Marketing a book is a far larger and more complex process than just listing it on Amazon or buying a New York Times ad. In a publishing house, the marketing process begins even before a title is acquired, with an editor kindling enthusiasm among colleagues. As the process gathers steam, word is spread out to the world by publicists, sales reps, e-mails and personal letters, schmoozing, and gossip, plus advertising, review copies and free advance e-books, social media, and paid promotions with bookstores and online sellers. 

As soon as a manuscript enters the publishing pipeline, the house is communicating with retailers, reviewers, media producers, movie scouts, foreign publishers,  and all the other channels by which readers hear about books, telling them what makes this title worth reading. One of the oldest publishing truisms is that word of mouth is the most effective way to sell books, and in some ways a publisher is a large group of people organized to generate word of mouth and amplify it as widely as possible.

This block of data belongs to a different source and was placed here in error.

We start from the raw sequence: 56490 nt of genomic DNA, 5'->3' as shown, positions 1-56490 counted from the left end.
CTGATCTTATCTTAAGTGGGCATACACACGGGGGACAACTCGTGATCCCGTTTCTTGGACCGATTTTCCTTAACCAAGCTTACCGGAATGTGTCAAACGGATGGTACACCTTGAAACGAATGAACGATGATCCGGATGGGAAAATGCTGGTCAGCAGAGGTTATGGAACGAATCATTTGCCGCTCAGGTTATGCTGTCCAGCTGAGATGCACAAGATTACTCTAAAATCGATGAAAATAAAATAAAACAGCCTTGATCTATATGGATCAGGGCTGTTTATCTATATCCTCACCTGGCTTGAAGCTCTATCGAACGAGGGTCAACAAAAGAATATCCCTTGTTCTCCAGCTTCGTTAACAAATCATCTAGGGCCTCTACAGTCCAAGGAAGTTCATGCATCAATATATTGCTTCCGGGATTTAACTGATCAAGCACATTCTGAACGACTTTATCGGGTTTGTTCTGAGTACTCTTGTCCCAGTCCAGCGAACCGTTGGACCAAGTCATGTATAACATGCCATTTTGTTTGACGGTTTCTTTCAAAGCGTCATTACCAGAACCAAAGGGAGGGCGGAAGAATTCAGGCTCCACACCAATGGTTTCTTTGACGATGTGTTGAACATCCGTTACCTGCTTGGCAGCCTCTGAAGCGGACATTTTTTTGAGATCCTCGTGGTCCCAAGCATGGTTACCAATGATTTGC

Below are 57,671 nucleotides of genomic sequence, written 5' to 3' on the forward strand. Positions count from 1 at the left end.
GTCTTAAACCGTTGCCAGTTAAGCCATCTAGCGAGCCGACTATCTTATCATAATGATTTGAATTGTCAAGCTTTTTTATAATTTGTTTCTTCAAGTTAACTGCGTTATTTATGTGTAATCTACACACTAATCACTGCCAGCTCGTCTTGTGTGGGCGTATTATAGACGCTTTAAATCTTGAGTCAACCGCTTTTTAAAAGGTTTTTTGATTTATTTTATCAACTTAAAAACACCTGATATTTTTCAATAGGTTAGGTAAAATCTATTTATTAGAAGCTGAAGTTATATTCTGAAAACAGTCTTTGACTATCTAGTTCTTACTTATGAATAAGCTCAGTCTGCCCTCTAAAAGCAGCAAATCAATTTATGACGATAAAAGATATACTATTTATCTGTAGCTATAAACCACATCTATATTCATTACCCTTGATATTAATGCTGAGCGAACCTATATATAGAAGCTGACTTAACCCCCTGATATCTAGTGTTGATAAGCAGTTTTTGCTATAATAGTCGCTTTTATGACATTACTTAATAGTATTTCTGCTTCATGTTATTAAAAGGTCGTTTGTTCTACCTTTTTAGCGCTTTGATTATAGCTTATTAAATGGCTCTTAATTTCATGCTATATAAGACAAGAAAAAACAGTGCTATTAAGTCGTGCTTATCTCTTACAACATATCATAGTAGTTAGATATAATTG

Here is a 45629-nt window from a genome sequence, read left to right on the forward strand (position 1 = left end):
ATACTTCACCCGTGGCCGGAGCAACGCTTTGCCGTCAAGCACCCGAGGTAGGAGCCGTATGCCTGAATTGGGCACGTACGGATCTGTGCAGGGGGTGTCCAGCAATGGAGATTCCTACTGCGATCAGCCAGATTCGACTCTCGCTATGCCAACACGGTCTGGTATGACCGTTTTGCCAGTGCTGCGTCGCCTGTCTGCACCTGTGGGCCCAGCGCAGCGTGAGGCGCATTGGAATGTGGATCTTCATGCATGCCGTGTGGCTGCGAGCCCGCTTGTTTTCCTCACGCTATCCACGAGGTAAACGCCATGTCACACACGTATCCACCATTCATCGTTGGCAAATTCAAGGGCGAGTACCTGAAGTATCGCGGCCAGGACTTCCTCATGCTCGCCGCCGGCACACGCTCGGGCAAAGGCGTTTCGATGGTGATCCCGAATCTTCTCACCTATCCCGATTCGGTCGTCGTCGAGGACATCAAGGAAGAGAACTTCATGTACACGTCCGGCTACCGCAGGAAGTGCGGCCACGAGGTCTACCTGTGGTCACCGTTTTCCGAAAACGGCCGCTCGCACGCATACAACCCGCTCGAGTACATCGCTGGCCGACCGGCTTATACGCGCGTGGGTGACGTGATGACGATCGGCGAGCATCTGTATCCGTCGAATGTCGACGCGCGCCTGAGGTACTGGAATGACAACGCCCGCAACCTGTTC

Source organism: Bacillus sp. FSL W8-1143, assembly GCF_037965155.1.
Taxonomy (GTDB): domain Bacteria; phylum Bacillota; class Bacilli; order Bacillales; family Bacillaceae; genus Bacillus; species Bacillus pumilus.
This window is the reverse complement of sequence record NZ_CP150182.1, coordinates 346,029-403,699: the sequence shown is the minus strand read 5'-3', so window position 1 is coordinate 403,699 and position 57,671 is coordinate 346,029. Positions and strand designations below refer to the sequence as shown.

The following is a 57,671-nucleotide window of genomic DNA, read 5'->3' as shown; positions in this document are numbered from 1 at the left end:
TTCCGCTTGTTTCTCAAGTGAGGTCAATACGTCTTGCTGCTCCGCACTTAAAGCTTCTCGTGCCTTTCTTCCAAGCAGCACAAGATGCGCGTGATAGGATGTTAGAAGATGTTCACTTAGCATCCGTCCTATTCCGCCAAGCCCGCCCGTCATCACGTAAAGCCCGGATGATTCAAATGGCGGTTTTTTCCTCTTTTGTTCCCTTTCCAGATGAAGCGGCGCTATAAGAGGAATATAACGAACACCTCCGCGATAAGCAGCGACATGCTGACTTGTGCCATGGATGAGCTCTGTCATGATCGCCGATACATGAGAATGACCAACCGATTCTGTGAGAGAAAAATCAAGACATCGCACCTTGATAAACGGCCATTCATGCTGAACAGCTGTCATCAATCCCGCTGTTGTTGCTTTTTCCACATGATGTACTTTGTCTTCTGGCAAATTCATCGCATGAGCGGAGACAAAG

Doing this effectively requires framing the book in a compelling way and identifying all the potential audiences for it (tasks that take considerable skill and at which most authors are surprisingly weak). It also depends on relationships with all the aforementioned actors in the marketplace and on credibility with them.  If you were a bookstore fiction buyer, would you rather sift though ten thousand self-published novels or a few hundred published by houses whose track records you know?  If you are a news producer being pitched on a memoir, will you pay more attention to a publicist who works for the author, or one from W.W. Norton?

Distribution is one absolutely critical component of selling books, a fact that Yglesias acknowledges while ignoring its implications. “In the traditional book purchasing paradigm, when a reader bought a book at the store....the publisher...was doing very real work as part of the value-chain. Transforming the manuscript into a book and then arranging for it to be shipped in appropriate quantities to physical stores around the country is a non-trivial task. Digital publishing is not like that.”